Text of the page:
Inclusive Marketing Versus Diversity and Inclusion

While both of these concepts are important for businesses and show appreciation and respect to a diverse group of people, they are not the same. Therefore, they should not be conflated or used interchangeably. 

The basis of these two concepts is fairly similar: that of fostering inclusivity among all. However, they refer to different areas of practice and have different end goals

Diversity and inclusion is a concept that typically refers to developing an inclusive culture within a workspace, whereas inclusive marketing involves stamping out exclusion via marketing efforts

Diversity and inclusion is predicated on a workplace with a diverse personnel, one in which everyone feels equally involved and supported in all areas of the workplace. 

Inclusive marketing, on the other hand, denotes marketing campaigns that take up diversity by including people from various backgrounds and displaying stories that are relatable to unique audiences

Inclusive marketing efforts should make an effort to break stereotypes and biases, in addition to embracing and reflecting a diverse target audience. This involves becoming better acquainted with different cultures and experiences. 

As such, diversity and inclusion practices have the end goal of diversifying a particular operation or institution, while inclusive marketing is inclined at providing representation and appreciation of a diverse marketplace. 

Both of these concepts are crucial to a business — but serve different areas. D&L is an HR matter, while inclusive marketing concerns marketing departments, along with advertising, PR, and creative departments, depending on the organizational structure of a business.

How Surveys Create Inclusive Marketing

There are many best practices for inclusive marketing. These practices make up the overall marketing process, embedding into the preliminary stages of a campaign up until the review of a campaign’s performance.

For example, businesses should use inclusive language and avoid resorting to stereotypical assertions or messaging. But more importantly, businesses should address the unique needs, perspectives, and issues across demographics, including people with disabilities and from different lifestyles.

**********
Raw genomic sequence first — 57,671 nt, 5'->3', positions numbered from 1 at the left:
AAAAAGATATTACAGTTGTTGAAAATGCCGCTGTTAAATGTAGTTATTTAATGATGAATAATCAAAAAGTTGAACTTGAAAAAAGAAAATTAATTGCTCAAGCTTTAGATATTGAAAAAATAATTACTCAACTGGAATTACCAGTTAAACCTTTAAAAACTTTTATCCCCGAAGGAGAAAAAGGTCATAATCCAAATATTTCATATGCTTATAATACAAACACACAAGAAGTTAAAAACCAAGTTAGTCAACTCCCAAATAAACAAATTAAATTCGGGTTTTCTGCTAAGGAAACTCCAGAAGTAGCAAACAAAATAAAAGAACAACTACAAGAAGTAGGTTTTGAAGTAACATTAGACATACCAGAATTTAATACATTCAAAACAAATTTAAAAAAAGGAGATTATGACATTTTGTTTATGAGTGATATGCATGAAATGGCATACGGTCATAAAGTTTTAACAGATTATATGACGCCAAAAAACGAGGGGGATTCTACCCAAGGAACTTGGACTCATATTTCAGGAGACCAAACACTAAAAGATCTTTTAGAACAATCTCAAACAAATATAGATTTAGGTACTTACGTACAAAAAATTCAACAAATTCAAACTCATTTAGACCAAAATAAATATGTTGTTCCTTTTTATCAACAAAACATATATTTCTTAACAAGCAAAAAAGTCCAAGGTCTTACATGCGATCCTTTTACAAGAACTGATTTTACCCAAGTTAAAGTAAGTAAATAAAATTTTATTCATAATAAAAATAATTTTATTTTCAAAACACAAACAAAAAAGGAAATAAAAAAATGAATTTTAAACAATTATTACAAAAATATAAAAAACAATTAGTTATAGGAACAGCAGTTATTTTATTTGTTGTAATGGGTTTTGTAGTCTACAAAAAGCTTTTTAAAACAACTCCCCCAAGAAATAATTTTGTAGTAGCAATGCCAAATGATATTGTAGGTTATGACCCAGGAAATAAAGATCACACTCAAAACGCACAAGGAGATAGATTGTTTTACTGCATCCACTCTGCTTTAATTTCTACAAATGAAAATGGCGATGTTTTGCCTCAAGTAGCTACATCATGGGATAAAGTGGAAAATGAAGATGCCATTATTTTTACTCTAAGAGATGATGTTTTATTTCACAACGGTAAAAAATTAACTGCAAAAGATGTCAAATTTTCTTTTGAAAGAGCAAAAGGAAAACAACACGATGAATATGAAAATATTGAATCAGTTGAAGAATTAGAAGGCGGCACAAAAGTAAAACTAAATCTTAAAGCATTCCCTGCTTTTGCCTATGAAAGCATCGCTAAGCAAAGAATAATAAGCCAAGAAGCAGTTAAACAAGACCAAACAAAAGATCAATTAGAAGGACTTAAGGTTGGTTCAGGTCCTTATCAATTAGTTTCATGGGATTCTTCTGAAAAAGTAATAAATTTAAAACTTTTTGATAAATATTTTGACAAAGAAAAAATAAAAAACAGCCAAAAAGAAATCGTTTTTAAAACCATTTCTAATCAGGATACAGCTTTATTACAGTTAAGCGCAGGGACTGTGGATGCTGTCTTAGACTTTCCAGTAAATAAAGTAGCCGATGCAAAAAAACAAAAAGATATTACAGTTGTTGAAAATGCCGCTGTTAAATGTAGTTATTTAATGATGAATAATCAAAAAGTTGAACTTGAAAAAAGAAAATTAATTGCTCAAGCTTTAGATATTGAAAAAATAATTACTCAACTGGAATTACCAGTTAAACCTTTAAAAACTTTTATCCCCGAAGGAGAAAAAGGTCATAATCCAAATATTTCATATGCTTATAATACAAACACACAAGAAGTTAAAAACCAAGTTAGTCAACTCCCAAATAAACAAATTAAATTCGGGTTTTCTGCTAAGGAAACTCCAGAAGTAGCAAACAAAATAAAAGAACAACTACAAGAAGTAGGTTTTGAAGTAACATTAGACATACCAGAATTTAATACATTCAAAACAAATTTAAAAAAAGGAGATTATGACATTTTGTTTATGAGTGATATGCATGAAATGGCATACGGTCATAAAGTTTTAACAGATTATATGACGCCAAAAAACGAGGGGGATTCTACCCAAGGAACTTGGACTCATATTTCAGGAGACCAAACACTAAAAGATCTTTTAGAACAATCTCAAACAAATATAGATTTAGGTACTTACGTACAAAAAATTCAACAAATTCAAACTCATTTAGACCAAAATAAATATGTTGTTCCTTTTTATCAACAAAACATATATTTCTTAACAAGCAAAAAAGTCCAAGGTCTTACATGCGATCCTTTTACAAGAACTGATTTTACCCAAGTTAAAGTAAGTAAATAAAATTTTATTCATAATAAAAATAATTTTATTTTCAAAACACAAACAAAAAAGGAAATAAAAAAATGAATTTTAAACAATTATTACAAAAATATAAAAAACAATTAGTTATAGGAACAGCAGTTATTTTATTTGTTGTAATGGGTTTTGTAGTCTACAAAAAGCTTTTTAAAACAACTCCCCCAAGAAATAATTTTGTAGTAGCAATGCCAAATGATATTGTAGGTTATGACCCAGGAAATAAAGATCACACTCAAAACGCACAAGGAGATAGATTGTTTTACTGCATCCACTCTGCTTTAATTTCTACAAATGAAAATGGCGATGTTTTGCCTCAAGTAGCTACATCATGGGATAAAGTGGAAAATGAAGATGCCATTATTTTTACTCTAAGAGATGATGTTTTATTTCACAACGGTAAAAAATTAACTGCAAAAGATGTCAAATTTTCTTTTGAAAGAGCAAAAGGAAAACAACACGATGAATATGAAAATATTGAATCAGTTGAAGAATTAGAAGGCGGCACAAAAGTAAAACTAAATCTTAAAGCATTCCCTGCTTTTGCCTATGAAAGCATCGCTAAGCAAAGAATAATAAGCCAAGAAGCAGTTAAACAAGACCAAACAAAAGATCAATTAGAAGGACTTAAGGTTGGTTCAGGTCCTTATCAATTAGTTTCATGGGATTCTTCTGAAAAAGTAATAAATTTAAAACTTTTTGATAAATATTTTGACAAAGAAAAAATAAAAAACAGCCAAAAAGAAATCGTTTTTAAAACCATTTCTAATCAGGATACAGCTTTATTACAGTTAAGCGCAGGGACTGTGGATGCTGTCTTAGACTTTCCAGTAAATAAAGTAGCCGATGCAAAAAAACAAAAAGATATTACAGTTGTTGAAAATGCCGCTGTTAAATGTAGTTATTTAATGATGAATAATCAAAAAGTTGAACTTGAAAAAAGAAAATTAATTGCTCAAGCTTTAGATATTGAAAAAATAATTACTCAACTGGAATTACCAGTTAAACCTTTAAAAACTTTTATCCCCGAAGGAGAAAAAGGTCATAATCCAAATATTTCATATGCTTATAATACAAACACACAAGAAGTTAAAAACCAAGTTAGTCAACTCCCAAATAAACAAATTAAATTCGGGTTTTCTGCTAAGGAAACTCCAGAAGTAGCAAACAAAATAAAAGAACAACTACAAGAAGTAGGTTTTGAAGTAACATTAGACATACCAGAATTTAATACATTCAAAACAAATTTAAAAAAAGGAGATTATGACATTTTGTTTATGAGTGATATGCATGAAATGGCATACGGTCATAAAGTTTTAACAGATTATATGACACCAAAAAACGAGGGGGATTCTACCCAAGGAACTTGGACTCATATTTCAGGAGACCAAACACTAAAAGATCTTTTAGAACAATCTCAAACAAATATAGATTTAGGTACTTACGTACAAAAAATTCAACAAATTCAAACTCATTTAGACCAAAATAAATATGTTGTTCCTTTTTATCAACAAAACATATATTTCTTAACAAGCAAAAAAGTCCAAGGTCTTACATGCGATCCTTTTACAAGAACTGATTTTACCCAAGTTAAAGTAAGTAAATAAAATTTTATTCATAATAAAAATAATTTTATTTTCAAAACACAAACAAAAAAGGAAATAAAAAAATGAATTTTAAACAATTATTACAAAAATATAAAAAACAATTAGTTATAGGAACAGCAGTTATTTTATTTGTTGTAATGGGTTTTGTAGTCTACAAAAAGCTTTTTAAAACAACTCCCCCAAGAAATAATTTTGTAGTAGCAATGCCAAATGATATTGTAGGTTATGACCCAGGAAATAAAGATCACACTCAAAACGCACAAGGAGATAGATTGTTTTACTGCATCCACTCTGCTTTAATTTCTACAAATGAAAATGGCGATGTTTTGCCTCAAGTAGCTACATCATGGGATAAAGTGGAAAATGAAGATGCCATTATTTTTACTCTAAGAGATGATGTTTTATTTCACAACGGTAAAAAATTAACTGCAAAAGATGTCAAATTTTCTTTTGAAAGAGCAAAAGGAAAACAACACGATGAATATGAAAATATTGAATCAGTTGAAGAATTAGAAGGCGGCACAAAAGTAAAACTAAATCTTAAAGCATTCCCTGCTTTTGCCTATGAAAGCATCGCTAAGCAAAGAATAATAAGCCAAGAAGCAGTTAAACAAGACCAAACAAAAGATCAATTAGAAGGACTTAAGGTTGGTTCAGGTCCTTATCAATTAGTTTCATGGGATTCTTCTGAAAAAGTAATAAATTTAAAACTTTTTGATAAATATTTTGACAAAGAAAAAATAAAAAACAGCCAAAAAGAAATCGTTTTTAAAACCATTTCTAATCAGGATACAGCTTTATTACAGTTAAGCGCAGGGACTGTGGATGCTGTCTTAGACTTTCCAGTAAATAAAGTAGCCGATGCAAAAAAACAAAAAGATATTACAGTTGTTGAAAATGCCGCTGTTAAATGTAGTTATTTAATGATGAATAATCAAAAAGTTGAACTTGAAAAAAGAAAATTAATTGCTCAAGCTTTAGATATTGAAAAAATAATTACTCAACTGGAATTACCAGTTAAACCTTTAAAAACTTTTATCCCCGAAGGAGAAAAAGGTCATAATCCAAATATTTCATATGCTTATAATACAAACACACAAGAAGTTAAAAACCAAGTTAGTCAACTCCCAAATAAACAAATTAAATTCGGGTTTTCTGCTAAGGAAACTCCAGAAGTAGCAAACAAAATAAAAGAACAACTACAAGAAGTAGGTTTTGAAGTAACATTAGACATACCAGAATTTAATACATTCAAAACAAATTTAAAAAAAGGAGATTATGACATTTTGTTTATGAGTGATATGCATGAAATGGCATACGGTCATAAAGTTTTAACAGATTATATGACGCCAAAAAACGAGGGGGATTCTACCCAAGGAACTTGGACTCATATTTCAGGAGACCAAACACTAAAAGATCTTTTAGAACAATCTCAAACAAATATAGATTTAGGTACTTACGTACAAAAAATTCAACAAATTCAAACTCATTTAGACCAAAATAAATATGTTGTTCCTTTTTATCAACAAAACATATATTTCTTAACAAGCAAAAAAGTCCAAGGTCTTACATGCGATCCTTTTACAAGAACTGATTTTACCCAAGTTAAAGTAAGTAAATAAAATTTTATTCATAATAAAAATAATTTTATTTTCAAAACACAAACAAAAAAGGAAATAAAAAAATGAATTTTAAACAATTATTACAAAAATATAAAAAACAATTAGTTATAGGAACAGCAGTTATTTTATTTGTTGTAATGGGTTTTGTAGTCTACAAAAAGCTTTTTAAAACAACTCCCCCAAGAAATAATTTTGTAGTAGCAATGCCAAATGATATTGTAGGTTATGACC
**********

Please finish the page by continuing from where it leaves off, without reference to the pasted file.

This is where survey research takes center stage. Surveys provide an invaluable method for deploying targeted questionnaires to a wide swath of audiences, extracting customer data in the process. This data represents a diverse range of consumers, allowing brands to tap into the minds of a diverse set of consumers. 

As such, surveys solve the major issue of adequately marketing and serving diverse audiences, given that businesses must understand their customers to satisfy them, and diverse audiences have unique needs and interests.

Surveys provide brands with an easy method of reaching their target market and understanding all of its concerns, requirements, desires, aversions, opinions, and more. Surveys are essentially instruments of data for decision-making, which is much-needed across all industries. 

Customer data carries massive value, as it drives a variety of business strategies and decisions. Without it, a business would be far less attuned to its customers and not be fully aware of how to serve them, including what to avoid.

Moreover, surveys are the most adept solution for inclusive marketing, as market researchers can set granular conditions in the screening section, dictating precisely who can take the survey. 

Researchers can include a wide variety of demographics and psychographics to take the survey, depending on the data filtering capabilities of the survey platform they use.  In this way, they will get easy, automated access to the group of respondents that they are seeking to study to then market to and serve. 

Surveys allow market researchers to assess the results of each demographic group via post-results filtering in their survey. Thus, they can easily reap and review the data on a diverse set of customers with surveys. 

Forging Inclusivity Across Campaigns

Inclusive marketing is no longer a nice-to-have option; it is the future of marketing. More and more brands are incorporating inclusivity into their marketing to avoid seeming non-inclusive, outdated and disrespectful.